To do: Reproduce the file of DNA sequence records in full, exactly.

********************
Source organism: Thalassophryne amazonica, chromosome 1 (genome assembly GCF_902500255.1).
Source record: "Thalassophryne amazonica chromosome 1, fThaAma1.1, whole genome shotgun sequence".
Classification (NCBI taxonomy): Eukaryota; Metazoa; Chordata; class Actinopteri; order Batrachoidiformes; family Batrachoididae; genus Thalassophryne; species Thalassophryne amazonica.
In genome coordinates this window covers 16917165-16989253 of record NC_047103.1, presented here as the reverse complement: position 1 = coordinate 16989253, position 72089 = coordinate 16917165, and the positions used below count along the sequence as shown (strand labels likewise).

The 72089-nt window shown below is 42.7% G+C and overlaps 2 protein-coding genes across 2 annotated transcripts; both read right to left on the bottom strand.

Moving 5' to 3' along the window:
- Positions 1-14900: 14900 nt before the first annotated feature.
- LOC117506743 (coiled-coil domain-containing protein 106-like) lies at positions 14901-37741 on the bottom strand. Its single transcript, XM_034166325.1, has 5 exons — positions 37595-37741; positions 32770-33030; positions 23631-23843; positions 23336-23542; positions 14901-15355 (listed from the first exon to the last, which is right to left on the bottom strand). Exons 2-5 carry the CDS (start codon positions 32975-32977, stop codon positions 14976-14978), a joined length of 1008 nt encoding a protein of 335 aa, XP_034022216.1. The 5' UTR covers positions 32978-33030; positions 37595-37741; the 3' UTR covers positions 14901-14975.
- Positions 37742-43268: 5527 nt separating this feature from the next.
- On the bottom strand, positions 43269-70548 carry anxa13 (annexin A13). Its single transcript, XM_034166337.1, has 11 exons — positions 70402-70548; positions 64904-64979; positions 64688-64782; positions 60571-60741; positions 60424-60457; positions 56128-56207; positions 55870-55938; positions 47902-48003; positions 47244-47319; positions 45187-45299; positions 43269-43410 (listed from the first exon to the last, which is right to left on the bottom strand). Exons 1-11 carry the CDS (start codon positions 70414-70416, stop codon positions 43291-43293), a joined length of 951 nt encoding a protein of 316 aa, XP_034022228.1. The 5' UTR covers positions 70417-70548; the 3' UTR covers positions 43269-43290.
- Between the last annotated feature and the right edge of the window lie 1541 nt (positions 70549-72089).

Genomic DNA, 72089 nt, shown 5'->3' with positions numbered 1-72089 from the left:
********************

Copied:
Source organism: Thalassophryne amazonica, chromosome 1 (genome assembly GCF_902500255.1).
Source record: "Thalassophryne amazonica chromosome 1, fThaAma1.1, whole genome shotgun sequence".
Classification (NCBI taxonomy): Eukaryota; Metazoa; Chordata; class Actinopteri; order Batrachoidiformes; family Batrachoididae; genus Thalassophryne; species Thalassophryne amazonica.
In genome coordinates this window covers 16917165-16989253 of record NC_047103.1, presented here as the reverse complement: position 1 = coordinate 16989253, position 72089 = coordinate 16917165, and the positions used below count along the sequence as shown (strand labels likewise).

The 72089-nt window shown below is 42.7% G+C and overlaps 2 protein-coding genes across 2 annotated transcripts; both read right to left on the bottom strand.

Moving 5' to 3' along the window:
- Positions 1-14900: 14900 nt before the first annotated feature.
- LOC117506743 (coiled-coil domain-containing protein 106-like) lies at positions 14901-37741 on the bottom strand. Its single transcript, XM_034166325.1, has 5 exons — positions 37595-37741; positions 32770-33030; positions 23631-23843; positions 23336-23542; positions 14901-15355 (listed from the first exon to the last, which is right to left on the bottom strand). Exons 2-5 carry the CDS (start codon positions 32975-32977, stop codon positions 14976-14978), a joined length of 1008 nt encoding a protein of 335 aa, XP_034022216.1. The 5' UTR covers positions 32978-33030; positions 37595-37741; the 3' UTR covers positions 14901-14975.
- Positions 37742-43268: 5527 nt separating this feature from the next.
- On the bottom strand, positions 43269-70548 carry anxa13 (annexin A13). Its single transcript, XM_034166337.1, has 11 exons — positions 70402-70548; positions 64904-64979; positions 64688-64782; positions 60571-60741; positions 60424-60457; positions 56128-56207; positions 55870-55938; positions 47902-48003; positions 47244-47319; positions 45187-45299; positions 43269-43410 (listed from the first exon to the last, which is right to left on the bottom strand). Exons 1-11 carry the CDS (start codon positions 70414-70416, stop codon positions 43291-43293), a joined length of 951 nt encoding a protein of 316 aa, XP_034022228.1. The 5' UTR covers positions 70417-70548; the 3' UTR covers positions 43269-43290.
- Between the last annotated feature and the right edge of the window lie 1541 nt (positions 70549-72089).

Genomic DNA, 72089 nt, shown 5'->3' with positions numbered 1-72089 from the left: